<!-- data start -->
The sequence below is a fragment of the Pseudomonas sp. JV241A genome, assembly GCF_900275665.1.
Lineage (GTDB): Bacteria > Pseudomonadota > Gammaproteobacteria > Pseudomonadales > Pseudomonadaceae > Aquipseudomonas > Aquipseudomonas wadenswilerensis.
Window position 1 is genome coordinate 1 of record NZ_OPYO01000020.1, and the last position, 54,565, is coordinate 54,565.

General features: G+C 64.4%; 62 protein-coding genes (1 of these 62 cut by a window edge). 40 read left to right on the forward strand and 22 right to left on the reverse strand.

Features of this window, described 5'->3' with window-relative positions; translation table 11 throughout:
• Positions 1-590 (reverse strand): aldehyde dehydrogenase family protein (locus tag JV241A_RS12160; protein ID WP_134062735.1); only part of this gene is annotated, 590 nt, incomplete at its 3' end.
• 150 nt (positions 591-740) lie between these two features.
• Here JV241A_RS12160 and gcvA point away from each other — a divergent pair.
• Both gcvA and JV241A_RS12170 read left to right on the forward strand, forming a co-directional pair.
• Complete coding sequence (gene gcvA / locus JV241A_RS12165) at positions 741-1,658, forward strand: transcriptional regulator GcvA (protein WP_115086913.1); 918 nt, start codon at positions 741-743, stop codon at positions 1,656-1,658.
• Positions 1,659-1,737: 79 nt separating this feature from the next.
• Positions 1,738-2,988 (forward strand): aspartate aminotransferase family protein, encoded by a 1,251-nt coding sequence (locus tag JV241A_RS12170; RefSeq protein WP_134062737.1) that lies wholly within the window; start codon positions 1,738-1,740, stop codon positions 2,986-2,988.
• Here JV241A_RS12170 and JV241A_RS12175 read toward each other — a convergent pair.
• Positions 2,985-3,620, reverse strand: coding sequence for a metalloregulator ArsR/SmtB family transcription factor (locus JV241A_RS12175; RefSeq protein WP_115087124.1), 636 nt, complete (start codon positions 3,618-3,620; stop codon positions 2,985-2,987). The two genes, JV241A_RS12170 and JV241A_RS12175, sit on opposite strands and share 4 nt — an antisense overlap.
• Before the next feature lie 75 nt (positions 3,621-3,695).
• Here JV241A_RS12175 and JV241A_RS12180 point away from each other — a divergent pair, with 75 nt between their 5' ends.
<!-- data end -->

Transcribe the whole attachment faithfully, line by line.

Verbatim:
The sequence below is a fragment of the Pseudomonas sp. JV241A genome, assembly GCF_900275665.1.
Lineage (GTDB): Bacteria > Pseudomonadota > Gammaproteobacteria > Pseudomonadales > Pseudomonadaceae > Aquipseudomonas > Aquipseudomonas wadenswilerensis.
Window position 1 is genome coordinate 1 of record NZ_OPYO01000020.1, and the last position, 54,565, is coordinate 54,565.

General features: G+C 64.4%; 62 protein-coding genes (1 of these 62 cut by a window edge). 40 read left to right on the forward strand and 22 right to left on the reverse strand.

Features of this window, described 5'->3' with window-relative positions; translation table 11 throughout:
• Positions 1-590 (reverse strand): aldehyde dehydrogenase family protein (locus tag JV241A_RS12160; protein ID WP_134062735.1); only part of this gene is annotated, 590 nt, incomplete at its 3' end.
• 150 nt (positions 591-740) lie between these two features.
• Here JV241A_RS12160 and gcvA point away from each other — a divergent pair.
• Both gcvA and JV241A_RS12170 read left to right on the forward strand, forming a co-directional pair.
• Complete coding sequence (gene gcvA / locus JV241A_RS12165) at positions 741-1,658, forward strand: transcriptional regulator GcvA (protein WP_115086913.1); 918 nt, start codon at positions 741-743, stop codon at positions 1,656-1,658.
• Positions 1,659-1,737: 79 nt separating this feature from the next.
• Positions 1,738-2,988 (forward strand): aspartate aminotransferase family protein, encoded by a 1,251-nt coding sequence (locus tag JV241A_RS12170; RefSeq protein WP_134062737.1) that lies wholly within the window; start codon positions 1,738-1,740, stop codon positions 2,986-2,988.
• Here JV241A_RS12170 and JV241A_RS12175 read toward each other — a convergent pair.
• Positions 2,985-3,620, reverse strand: coding sequence for a metalloregulator ArsR/SmtB family transcription factor (locus JV241A_RS12175; RefSeq protein WP_115087124.1), 636 nt, complete (start codon positions 3,618-3,620; stop codon positions 2,985-2,987). The two genes, JV241A_RS12170 and JV241A_RS12175, sit on opposite strands and share 4 nt — an antisense overlap.
• Before the next feature lie 75 nt (positions 3,621-3,695).
• Here JV241A_RS12175 and JV241A_RS12180 point away from each other — a divergent pair, with 75 nt between their 5' ends.